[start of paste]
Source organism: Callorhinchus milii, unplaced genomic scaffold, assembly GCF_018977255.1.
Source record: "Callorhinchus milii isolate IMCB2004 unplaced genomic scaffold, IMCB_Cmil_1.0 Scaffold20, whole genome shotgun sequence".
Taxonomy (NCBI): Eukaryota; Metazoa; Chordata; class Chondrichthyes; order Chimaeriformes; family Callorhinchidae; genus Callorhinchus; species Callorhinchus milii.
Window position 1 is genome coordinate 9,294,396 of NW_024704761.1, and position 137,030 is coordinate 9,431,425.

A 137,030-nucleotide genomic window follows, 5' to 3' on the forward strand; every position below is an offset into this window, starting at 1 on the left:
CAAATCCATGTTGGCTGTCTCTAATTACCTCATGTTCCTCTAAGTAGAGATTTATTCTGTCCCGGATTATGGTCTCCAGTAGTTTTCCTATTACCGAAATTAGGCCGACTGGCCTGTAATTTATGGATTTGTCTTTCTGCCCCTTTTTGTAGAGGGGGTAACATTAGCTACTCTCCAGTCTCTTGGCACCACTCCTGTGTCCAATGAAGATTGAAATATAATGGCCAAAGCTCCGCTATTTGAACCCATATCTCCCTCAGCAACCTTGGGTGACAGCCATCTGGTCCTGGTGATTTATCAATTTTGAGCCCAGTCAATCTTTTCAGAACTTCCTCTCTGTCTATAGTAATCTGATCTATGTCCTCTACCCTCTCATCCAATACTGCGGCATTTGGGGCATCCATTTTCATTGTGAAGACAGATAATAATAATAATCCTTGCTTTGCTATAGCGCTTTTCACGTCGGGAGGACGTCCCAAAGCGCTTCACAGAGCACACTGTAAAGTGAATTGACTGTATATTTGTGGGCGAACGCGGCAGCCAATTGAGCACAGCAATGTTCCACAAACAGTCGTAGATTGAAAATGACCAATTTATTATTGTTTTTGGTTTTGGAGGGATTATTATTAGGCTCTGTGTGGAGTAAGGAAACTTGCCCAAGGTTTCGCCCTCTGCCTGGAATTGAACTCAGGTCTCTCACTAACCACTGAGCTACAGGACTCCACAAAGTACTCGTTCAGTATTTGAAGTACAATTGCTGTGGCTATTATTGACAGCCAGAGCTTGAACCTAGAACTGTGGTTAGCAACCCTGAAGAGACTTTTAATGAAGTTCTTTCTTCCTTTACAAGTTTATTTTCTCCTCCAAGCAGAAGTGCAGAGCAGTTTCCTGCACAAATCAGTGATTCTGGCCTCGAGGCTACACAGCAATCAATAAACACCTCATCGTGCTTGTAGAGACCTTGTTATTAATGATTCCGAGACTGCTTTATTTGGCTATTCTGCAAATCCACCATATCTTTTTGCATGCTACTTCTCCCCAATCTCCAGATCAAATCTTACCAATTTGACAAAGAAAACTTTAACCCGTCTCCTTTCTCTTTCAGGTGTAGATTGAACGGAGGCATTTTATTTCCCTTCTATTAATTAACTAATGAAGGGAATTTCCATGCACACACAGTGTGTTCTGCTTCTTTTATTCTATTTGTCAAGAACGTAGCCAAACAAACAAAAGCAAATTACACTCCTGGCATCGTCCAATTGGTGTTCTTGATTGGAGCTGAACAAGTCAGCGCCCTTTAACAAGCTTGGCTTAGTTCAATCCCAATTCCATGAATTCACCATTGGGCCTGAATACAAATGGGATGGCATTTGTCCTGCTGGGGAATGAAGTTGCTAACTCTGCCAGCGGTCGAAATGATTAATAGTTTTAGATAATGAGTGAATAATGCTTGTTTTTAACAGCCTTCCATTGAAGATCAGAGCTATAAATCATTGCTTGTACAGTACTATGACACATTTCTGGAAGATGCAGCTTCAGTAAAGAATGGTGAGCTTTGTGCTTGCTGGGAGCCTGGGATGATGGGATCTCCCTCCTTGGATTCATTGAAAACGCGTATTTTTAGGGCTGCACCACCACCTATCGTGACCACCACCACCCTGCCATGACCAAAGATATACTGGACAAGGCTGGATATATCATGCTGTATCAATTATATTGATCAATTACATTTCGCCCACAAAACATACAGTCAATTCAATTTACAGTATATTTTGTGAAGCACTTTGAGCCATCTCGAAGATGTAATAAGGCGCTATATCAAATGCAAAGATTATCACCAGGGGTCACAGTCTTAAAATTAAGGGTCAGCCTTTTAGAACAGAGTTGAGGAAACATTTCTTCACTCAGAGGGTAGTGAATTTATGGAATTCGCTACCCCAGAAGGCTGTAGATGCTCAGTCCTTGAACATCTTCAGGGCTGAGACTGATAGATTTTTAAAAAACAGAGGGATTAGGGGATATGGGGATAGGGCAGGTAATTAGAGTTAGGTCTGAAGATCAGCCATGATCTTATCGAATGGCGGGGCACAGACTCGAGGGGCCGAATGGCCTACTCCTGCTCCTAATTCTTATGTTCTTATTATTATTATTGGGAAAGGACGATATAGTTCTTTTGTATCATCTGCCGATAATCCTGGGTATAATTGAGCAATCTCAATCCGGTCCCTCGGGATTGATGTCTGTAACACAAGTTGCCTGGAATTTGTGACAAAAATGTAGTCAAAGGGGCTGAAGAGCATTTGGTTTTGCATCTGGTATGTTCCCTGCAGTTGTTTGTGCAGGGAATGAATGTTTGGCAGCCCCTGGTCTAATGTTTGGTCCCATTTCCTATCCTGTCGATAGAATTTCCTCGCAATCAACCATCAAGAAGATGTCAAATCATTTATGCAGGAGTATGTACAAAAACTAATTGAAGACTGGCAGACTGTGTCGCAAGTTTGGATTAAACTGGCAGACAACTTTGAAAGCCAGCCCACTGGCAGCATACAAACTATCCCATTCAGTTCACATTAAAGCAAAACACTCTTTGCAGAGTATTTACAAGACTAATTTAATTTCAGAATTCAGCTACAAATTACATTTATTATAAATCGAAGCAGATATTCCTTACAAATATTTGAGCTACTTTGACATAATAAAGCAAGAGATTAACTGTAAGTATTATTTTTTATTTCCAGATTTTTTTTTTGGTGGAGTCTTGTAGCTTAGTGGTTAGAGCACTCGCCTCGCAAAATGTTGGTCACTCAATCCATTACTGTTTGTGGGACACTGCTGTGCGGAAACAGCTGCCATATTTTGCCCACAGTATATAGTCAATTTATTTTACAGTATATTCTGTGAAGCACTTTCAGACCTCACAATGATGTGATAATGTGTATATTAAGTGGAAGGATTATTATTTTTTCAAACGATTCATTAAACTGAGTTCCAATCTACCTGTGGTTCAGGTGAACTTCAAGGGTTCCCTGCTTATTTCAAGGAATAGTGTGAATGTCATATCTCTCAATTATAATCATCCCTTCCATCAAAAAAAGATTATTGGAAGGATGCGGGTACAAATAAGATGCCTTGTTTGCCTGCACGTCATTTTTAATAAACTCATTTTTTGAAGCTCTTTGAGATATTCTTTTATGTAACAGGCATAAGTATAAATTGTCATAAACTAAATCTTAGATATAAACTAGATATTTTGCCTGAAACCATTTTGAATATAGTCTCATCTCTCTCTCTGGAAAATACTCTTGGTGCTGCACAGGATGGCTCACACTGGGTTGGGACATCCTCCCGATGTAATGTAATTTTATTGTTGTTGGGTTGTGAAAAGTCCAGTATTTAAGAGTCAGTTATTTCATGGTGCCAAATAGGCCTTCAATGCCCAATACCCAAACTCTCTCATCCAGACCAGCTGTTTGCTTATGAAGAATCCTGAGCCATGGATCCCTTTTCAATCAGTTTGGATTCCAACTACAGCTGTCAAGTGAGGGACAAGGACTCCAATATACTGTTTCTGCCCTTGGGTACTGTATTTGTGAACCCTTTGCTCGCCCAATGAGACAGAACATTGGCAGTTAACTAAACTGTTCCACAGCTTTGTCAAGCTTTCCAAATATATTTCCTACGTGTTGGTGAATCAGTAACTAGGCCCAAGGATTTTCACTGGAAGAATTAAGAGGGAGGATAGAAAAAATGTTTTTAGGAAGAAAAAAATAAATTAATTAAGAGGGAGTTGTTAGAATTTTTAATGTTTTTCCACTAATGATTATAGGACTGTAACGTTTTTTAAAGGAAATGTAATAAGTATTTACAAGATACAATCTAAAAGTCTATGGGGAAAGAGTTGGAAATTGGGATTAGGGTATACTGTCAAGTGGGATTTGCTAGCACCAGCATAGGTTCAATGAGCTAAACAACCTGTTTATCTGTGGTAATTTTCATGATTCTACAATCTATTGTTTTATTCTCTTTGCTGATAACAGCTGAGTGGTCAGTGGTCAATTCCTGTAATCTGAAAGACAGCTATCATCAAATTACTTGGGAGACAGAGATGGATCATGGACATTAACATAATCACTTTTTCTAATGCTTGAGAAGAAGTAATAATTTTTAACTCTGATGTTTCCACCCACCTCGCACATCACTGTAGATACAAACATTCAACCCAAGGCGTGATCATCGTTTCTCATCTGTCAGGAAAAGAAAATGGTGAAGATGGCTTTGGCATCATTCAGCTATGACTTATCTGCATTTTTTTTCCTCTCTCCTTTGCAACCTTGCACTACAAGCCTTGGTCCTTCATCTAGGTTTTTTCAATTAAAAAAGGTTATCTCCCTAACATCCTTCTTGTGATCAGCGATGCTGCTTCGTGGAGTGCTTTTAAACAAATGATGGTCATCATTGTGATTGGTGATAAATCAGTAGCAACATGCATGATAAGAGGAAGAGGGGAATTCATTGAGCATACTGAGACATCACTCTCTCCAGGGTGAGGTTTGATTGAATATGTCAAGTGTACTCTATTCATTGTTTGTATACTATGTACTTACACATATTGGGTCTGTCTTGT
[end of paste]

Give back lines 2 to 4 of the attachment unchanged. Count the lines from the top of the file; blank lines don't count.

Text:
Source record: "Callorhinchus milii isolate IMCB2004 unplaced genomic scaffold, IMCB_Cmil_1.0 Scaffold20, whole genome shotgun sequence".
Taxonomy (NCBI): Eukaryota; Metazoa; Chordata; class Chondrichthyes; order Chimaeriformes; family Callorhinchidae; genus Callorhinchus; species Callorhinchus milii.
Window position 1 is genome coordinate 9,294,396 of NW_024704761.1, and position 137,030 is coordinate 9,431,425.